Recently, a reader of I like this grape. asked us to recommend a wine to celebrate getting a promotion.Some more context: she is a 5th year software engineer at a mid-size company in California that builds high-end websites and apps. She’s in her late 20's and this is her first job out of school. So the promotion is a big deal. She plans on having a little celebration with family and friends at her house.We asked some of our sommelier and wine expert friends to weigh in and help our dear reader. Here’s what they said:Alex Sanchez, Certified Sommelier and a Somm Next Door!"I’d recommend the 2011 Mascot Cabernet Sauvignon from Napa Valley for $115.The story of this brand is really interesting. Will Harlan, the son of legendary Bill Harlan, created this brand as an experimental project focusing on the younger vines of Harlan Estate. The Mascot has had incredible success since its beginnings in 2008 and it represents the younger generation of winemakers in Napa Valley. This is the perfect wine to enjoy and treat yourself to for your big promotion. After all, you deserve it!"Lisa Strid, Winemaker at Aridus Wine Company in Scottsdale, Arizona"I think you have to go for a fun wine - after all, it’s a celebration! If you’re someone who loves bubbles, go for a Franciacorta - they’re Italian bubblies made in the same method as Champagne, and they encompass a huge range of styles at very friendly prices. Get a Riserva if you love bready, biscuity aromas and flavors. But, if you’re a fruit lover, an NV (non-vintage) should satisfy.If you’d rather have a red, seek out an old vine Grenache from Australia. I’m sorry to say that this will probably ruin all other Grenaches for you. Oh, well. Now that you’ve been promoted, you can become the old vine Grenache person that was always there inside you.I especially like the Clarendon Hills Kangarilla. And if you really want to mark the occasion, why not invest in a vintage port, use a marker on the bottle to remind why you bought it, and then hide it from yourself in a place that you won’t bother to look for the next 50 years? Then when you retire and decide to clean out the crawlspace and find the bottle, you can pop it open and praise yourself for being so wise at such a young age to invest in your own future enjoyment."Andrew Cullen , Founder/Editor, CostcoWineBlog.com (no affiliation with Costco)“Since this is a young developer, I’m going to put $100 cap on the wine since that will likely seem like a lot to drop on a wine unless they are really into wine. Given that range, I’d go Old World with something that isn’t the standard Napa Cabs which they might have had at company dinners and see all the time.I would also want something with a little age on it so the wine can change and develop over time in a decanter. That way, this person can really savor and enjoy the wine as well as the fruits of their hard work. So my pick would be a second or third growth Bordeaux, which would fit the bill on all of these points.A Pontet-Canet ($95) from an off year might fall in this price range, as would a Duhart-Milon ($120). You could also move to the right bank and go for something like the Canon La Gaffeliere ($85) or La Dominique ($45) which would save a few bucks.I’d pick one of the above, toss it in a decanter and cook a fantastic meal enjoying a small taste every 30 minutes paying attention to how the wine develops while savoring your success.”Cassandra M Brown, Certified Sommelier, CSW, CWAS, CSP"If money isn't an issue, I would say splurge and pop a nice bottle of Champagne. "Champers" ranges from dry to sweet and works for every occasion.If budget is an issue, popping a bottle of delicious bubbles doesn't always mean you have to pop a bottle of Champagne. It's totally fine to go for something more moderately priced like Prosecco from Italy or Cava from Spain.Cremant de Bourgogne or another 'Cremant' is also a nice choice. 'Cremant' is French Sparkling wine made outside of the Champagne region but produced in other regions of France and is made in the traditional Champagne method.There are also some beautiful domestic sparklers from California and even New Mexico that should not be overlooked. Bubbles...always the way to go!Here are some to try. Great rec's other than Champagne. All these producers have an amazing assortment!:Lucien Albrecht - France, $19Schramsberg - California, $32Roederer Estate - California, $45Gruet - New Mexico, $15Bien Vivre et Boire le Meilleur!"Naushad Huda, founder of I like this grape. (not a sommelier, just a wine geek with an opinion)"I’d go with a Cru Beaujolais. Beaujolais is a region in France and the grape used in these red wines is Gamay.Now, don’t confuse Cru Beaujolais with Beaujolais Nouveau, which are uber popular wines that are released the 3rd week of November and heavily marketed.Beaujolais Nouveau wines are bottled just a few weeks after the grapes are harvested, have very little tannins and are typically purple/pinkish in color. It's simply spiked grape juice! They are meant to drink and have a jovial time - think Pirates of the Caribbean! (Nothing wrong with them, but save the Nouveau for Sunday brunch.)The Cru regions of Beaujolais, of which there are 10, produce wines that are very diverse in flavor - though all the wines are made from the same grape: Gamay! It’s fascinating to experience how the same grape can express itself so differently.You can get some vibrant, juicy wines from a region in Beaujolais called Chenas all the way to slightly heavier, minerally, stony wines from regions such as Morgon. You can easily pick up a Cru Beaujolais wine for under $35. They pair with just about everything you eat, can be stored for years, and will be a fun wine to pronounce when you’re tipsy.Tip: buy 3 of the same bottle, one to drink for the celebration and 2 to hang on to for future so you can reminisce about this wonderful achievement in your life years later.Here's one I dig: Duboeuf Morgon Jean-Ernest Descombes 2015 ($19)"If you have any suggestions for our young reader who is climbing the corporate ladder then please join the conversation Twitter: www.twitter.com/ilikethisgrape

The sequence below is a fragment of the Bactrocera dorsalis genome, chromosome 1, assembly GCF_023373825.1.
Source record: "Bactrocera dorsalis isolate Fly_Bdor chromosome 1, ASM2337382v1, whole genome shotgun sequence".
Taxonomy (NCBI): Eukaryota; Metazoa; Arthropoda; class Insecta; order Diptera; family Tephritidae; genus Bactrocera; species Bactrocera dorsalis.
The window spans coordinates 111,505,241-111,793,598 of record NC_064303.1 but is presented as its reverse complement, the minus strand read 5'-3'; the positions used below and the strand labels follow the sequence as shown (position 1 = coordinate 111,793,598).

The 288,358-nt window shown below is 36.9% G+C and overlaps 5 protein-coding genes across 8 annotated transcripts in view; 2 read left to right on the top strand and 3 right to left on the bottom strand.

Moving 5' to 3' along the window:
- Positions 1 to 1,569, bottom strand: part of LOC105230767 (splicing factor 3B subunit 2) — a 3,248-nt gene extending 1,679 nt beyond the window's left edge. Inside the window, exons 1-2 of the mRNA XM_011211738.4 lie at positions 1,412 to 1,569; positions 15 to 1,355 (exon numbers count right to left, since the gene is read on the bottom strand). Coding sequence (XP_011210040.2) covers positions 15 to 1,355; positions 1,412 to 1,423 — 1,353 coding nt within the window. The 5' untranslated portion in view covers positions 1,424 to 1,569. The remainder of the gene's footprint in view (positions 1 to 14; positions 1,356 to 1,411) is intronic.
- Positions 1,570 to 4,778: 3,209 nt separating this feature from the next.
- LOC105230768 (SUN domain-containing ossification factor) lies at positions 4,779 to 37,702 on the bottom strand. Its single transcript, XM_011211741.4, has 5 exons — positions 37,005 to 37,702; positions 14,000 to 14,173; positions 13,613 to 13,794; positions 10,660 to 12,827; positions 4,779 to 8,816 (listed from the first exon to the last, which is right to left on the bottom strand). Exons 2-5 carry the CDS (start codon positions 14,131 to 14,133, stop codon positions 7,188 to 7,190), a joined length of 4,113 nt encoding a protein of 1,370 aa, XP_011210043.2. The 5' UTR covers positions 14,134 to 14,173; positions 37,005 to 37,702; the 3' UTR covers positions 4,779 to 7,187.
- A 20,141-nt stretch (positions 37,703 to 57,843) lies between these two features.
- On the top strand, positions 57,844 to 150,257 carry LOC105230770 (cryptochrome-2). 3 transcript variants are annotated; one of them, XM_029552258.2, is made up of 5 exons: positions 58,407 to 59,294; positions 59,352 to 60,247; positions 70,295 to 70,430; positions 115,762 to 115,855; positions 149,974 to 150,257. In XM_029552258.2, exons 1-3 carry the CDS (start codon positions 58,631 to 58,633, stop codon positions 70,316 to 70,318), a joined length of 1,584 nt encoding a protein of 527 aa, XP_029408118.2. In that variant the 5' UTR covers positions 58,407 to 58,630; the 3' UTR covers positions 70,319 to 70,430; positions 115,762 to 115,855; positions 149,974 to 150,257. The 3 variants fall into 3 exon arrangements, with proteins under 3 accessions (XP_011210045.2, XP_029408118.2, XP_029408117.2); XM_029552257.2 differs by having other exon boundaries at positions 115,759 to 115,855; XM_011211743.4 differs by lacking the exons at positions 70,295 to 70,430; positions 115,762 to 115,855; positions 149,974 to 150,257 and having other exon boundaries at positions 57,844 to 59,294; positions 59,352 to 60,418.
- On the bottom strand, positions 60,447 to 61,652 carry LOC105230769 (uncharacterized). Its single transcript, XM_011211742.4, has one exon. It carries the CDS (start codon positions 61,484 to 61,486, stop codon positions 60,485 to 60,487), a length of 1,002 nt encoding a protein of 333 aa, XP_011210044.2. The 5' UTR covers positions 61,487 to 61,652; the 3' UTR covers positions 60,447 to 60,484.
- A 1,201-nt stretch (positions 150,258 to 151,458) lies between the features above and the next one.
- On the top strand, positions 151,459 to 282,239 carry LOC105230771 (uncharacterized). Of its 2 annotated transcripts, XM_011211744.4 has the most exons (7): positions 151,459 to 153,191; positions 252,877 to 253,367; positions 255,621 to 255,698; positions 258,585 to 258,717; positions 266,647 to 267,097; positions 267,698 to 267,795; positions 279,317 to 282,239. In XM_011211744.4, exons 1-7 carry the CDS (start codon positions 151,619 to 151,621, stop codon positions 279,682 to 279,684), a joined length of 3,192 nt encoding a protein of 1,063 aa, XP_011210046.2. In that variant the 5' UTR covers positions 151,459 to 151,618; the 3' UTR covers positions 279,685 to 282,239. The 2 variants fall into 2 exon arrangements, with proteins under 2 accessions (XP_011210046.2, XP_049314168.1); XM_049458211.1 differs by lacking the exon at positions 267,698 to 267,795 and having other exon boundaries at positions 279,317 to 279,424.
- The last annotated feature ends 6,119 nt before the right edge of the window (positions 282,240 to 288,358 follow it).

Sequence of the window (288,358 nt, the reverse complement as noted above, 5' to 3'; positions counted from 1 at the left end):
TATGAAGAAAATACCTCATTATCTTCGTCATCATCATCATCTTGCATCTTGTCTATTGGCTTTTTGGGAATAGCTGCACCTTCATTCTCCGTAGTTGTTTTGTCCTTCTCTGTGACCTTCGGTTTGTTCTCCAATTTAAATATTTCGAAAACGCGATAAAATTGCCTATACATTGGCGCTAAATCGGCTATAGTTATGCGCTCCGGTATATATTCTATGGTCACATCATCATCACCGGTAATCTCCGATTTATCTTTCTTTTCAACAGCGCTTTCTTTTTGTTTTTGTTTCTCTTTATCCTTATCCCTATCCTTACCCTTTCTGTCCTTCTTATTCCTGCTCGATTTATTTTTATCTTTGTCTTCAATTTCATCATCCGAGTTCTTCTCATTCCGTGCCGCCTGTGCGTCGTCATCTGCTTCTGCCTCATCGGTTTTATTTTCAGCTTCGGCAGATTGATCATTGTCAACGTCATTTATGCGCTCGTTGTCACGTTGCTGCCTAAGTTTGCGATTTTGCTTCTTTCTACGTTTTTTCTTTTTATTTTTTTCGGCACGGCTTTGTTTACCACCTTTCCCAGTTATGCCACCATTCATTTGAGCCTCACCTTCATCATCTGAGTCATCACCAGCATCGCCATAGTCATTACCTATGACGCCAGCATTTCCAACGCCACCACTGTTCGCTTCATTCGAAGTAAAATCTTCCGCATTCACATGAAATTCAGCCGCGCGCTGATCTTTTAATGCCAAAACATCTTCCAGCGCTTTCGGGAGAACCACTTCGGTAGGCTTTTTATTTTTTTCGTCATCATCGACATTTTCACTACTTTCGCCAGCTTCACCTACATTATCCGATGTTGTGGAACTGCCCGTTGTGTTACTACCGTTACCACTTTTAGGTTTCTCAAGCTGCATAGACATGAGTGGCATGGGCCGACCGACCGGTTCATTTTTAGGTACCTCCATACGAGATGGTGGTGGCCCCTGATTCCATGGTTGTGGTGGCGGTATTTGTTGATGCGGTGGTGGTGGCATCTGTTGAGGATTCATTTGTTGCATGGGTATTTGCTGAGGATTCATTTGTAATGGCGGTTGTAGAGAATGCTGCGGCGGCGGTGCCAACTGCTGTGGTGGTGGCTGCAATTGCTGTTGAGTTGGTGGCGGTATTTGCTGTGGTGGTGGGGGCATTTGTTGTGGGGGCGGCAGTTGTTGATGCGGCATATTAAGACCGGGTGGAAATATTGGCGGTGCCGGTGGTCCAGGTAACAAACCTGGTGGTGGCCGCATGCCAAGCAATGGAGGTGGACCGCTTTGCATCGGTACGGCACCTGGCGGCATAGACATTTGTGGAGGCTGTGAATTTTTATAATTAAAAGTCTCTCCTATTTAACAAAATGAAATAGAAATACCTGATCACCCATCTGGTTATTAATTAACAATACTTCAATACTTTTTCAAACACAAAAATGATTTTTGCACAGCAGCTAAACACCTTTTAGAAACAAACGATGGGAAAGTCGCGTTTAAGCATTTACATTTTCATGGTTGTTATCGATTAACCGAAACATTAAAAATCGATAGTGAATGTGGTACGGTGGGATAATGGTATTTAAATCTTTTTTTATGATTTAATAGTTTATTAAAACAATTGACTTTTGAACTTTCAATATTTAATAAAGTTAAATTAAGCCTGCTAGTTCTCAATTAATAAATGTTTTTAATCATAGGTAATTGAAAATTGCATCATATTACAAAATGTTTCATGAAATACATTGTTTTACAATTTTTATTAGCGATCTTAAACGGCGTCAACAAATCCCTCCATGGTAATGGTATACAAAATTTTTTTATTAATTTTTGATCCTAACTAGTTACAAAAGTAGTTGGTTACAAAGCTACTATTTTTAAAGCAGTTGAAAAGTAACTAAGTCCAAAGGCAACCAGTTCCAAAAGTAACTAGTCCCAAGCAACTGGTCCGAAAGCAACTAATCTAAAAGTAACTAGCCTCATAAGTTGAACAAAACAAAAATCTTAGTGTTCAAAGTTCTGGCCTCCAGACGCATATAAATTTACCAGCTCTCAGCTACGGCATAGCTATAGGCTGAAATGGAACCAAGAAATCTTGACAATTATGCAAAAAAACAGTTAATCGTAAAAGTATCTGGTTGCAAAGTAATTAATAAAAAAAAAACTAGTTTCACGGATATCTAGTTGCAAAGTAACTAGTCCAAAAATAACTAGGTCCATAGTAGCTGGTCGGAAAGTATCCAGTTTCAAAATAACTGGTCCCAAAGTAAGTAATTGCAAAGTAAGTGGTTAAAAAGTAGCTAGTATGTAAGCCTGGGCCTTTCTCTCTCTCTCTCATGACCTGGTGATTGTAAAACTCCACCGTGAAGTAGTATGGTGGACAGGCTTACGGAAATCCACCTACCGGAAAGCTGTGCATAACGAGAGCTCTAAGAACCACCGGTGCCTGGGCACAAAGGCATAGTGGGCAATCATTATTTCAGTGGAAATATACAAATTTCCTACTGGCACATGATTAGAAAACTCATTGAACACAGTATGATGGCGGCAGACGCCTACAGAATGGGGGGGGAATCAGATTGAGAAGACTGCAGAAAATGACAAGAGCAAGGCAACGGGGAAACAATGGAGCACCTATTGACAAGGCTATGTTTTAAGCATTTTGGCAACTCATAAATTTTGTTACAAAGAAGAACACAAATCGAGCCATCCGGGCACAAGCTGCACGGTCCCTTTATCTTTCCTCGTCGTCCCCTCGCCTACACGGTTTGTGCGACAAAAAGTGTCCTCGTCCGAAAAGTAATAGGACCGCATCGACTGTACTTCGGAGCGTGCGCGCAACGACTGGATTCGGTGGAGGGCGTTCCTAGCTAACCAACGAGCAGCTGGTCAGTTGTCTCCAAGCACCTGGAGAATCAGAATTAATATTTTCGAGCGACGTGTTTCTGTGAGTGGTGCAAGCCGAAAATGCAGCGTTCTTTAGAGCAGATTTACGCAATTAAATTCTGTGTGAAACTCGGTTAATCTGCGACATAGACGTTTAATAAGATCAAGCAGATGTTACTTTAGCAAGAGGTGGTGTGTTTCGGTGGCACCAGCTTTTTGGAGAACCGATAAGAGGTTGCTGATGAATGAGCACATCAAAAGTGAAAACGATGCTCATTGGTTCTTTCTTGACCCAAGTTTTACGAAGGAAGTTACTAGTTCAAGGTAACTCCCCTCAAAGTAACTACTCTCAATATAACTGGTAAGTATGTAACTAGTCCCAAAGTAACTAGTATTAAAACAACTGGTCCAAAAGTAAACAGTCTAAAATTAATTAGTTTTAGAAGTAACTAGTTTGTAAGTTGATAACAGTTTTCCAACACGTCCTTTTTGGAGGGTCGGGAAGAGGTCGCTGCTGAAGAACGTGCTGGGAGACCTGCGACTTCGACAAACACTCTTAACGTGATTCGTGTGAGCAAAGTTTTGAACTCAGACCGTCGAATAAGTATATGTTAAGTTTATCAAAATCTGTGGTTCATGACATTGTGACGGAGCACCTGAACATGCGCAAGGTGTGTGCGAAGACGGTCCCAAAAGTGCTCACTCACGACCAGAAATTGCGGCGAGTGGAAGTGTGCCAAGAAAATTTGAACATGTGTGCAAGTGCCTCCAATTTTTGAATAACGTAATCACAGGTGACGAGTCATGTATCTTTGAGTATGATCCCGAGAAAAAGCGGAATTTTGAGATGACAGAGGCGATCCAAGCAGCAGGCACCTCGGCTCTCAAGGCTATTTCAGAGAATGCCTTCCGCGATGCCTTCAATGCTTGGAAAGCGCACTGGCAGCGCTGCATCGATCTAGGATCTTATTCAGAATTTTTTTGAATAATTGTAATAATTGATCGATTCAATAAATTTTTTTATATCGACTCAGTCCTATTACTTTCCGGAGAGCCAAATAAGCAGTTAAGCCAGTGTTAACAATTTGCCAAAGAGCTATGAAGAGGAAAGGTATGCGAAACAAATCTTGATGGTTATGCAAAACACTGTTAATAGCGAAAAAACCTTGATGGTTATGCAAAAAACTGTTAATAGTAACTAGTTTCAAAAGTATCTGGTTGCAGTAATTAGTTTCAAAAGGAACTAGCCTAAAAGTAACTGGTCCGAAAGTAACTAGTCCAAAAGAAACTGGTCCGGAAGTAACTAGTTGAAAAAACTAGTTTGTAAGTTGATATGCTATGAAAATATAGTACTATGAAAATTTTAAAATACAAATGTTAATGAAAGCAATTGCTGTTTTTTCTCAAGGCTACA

It's been a devastating week for Napa and Sonoma counties and, as of this writing, the fires are still raging.There has been loss of life, homes, wildlife, and livelihood for many - specifically to those in the wine industry which spans from the vineyards to various hospitality and tourism businesses. There are many articles on the destruction so we don't need to rehash that information.Instead, we'd like to provide a list of ways to help our Northern California brethren, and highlight entities who are providing assistance. Also, there is a running directory of wineries that have been affected: one way of helping those wineries is by buying their wines in addition to sending them messages of support.Please send us any tips to add to this post and we will update asap: firstname.lastname@example.orgWays to HelpThe Press Democrat has partnered with Redwood Credit Union, Senator Mike McGuire and numerous business leaders to raise funds to directly help fire victims. Every donated dollar will go directly to fire victims – all costs will be covered. To donate, click here.The Salvation Army NorCal Wildfire Relief - Monetary donations are needed at this time. 100% of your gift will be used in support of the relief efforts. Donate here.Donate to the Direct Impact Fund in partnership with GoFundMe. Your tax-deductible donation will go directly to support charities and individuals with verified campaigns on GoFundMe, donate hereThe Redwood Empire Food Bank is currently providing critical food to shelters for our neighbors displaced by fires. Donate hereUnited Way of Wine Country. Donate hereSonoma County Recovers, both to donate and also ask for assistance if you've been affected. Click hereSonoma County of Education will be coordinating funds for schools and students that have lost everything. Make a payment to a school district. Click hereRunning Directory of Wineries AffectedTres Sabores - "Although the fight and worry is not yet over, the winery, Julie & Jon's home, our staff and all our furry/wooly/feathered companions are currently safe. We are indeed the lucky ones at this moment. Our hearts go out to other wineries and residents who are not so fortunate." FBDarioush Winery landscape and vineyard damage, but the winery building itself is still standing. (Take a sip of their '13 Caravan Cabernet, $50) IG, TW, FBHagafen Cellars, “The winery building appears to be fine. The tasting room also appears to be fine though much of the vegetation surrounding it is black and burned." (Take a sip of their kosher Sauvignon Blanc, $20) IG, TW, FBHelena View Johnston Vineyards, “all is lost.” You can support them by donating even a few dollars to their YouCaring page.Mayacamas Vineyards, “Our team is all well. The winery is safe.” Tasting room is burned down. (Take a sip of their 2012 Chardonnay, highly rated, aromatic, and excellent aging potential.) IG, TW, FBParas Vineyard, no found website nor social pages, but a this video from SF Chronicle shows a structure property completely engulfed in flames.Patland Estate Vineyards, family is safe, they have not updated as to the extent of the damage. IG, TW, FBPulido-Walker’s Estate Vineyard, “Pulido Walker suffered a devastating loss of our home, but thus far the Estate vineyards seem to have withstood the destruction from the flames. Most importantly, we and our team are safe.” (Take a sip of their 95 point, 2010 highly acclaimed "killer Cabernet", $150) TW, FBRobert Sinskey Vineyards, no social pages nor updated website, but this Instagram post which indicates loss to vineyard and tasting room. (Take a sip of their biodynamically grown Stag's Leap Cabernet, $100)Roy Estate, no social pages nor updated website, but word is that the winery was extensively damaged. (Take a sip of their 92 point estate proprietary blend red, $70) TWSegassia Vineyard, A company spokesperson confirmed that the winery owned by the Cates family has burned.Signorello Estate Vineyards, “…while the winery buildings themselves had essentially burned to rubble, the vineyards appeared to be in good shape—and ready to bear fruit for another 20 vintages. We can, and we will, rebuild the winery.” TW, FBSill Family Vineyards, “We will rebuild as soon as we’re allowed to return.” IG, TW, FBStags’ Leap Winery, “In the face of too much tragedy and loss, we continue to be deeply grateful that our buildings, vineyards and employees have been spared.” (Take a sip of their regularly 90+ point Cabernet, $50) IG, TW, FBVinRoc, no social pages nor updated website found, but owner said “Total loss, everything gone except our (wine) cave,”White Rock Vineyards, “Everyone at White Rock is safely evacuated and accounted for. The whole eastern Napa hillside from Stags leap down to napa is on fire.” Believed to have major damage. (Take a sip of their Bordeaux blend of which they make less than 1,000 cases, $50) IG, FBWilliam Hill Estate Winery, “ we have confirmed that the winery buildings are intact. William Hill sustained only minor cosmetic and landscaping damage” (Take a sip of their Napa estate blend, 90 point offering at $43) FBAncient Oak Cellars, “I’m very sad to report that our house, two big beautiful redwood barns, gorgeous tasting counter... are gone,” IG, FBChateau St. Jean, ‘Our employees are safe and accounted for and their continued safety remains our number one priority.” The main structure appeared unharmed. (Take a sip of their 90 point Sonoma Chardonnay for just $25) IG, TW, FBGundlach Bundschu Winery, ‘I spent some of the day digging through the rubble at my parents’ house, with little to no luck finding anything intact.” Still assessing the damage. (Take a sip of this Sonoma Cabernet that's scored 90+ points across critics, giving Napa a run of its money, $43) IG, TW, FBNicholson Ranch, “All the people at Nicholson Ranch are fine..Some of us are without power and some are staying with friends. But we are safe.The winery was in the path of the fire but escaped being engulfed by the flames. We have some damage to fix. The wine is secure in our cellars." IG, FBParadise Ridge Winery, “We are heartbroken to share the news that our winery was burned down this morning. The winery may be broken but our estate vineyards survived, which is foundation of our wine.” IG, TW, FBSky Vineyards, no updated social page nor website; the extent of the damage is unknown because the fire is still active in that area. FBBackbone Vineyard & Winery,“Our winery burned to the ground along with all our wine made over the past five years.”Frey Vineyards, The country’s first organic and biodynamic winery lost its winery and bottling facility. The wines are readily still available at Whole Foods. IG, TW, FBGolden Vineyards, The vineyards “are scorched but they are not ruined,”. No updated social and website isn’t working. Oster Wine Cellars, destroyed in the Redwood Fire.J Cage Cellars: "We were one of the lucky ones." Their family is safe and their wine is already in barrel.Shout Outs To:Participating wineries from Paso Robles have mobilized and will donate $1 from every bottle sold in the month of October to charities helping those impacted by the fires. Here is a list including these 90+ point Cabernets by J Lohr ($13), Ancient Peaks ($17), DAOU Reserve ($50).Facebook CEO Mark Zuckerberg announced Tuesday that the company is donating $1 million. The money will be divided among the Red Cross California Wildfires Fund, the Community Foundation of Sonoma and the Napa Valley Community FoundationE. & J. Gallo Winery and Apple are giving $1 million, plus matching employee donations two-for-one.Google said Google.org and the company’s employees are donating $500,000 to help support those affected by wildfires in Northern and Southern California. The money will go to the American Red Cross and to the Napa and Sonoma Community Foundations.Intel said it is matching its employees’ donations.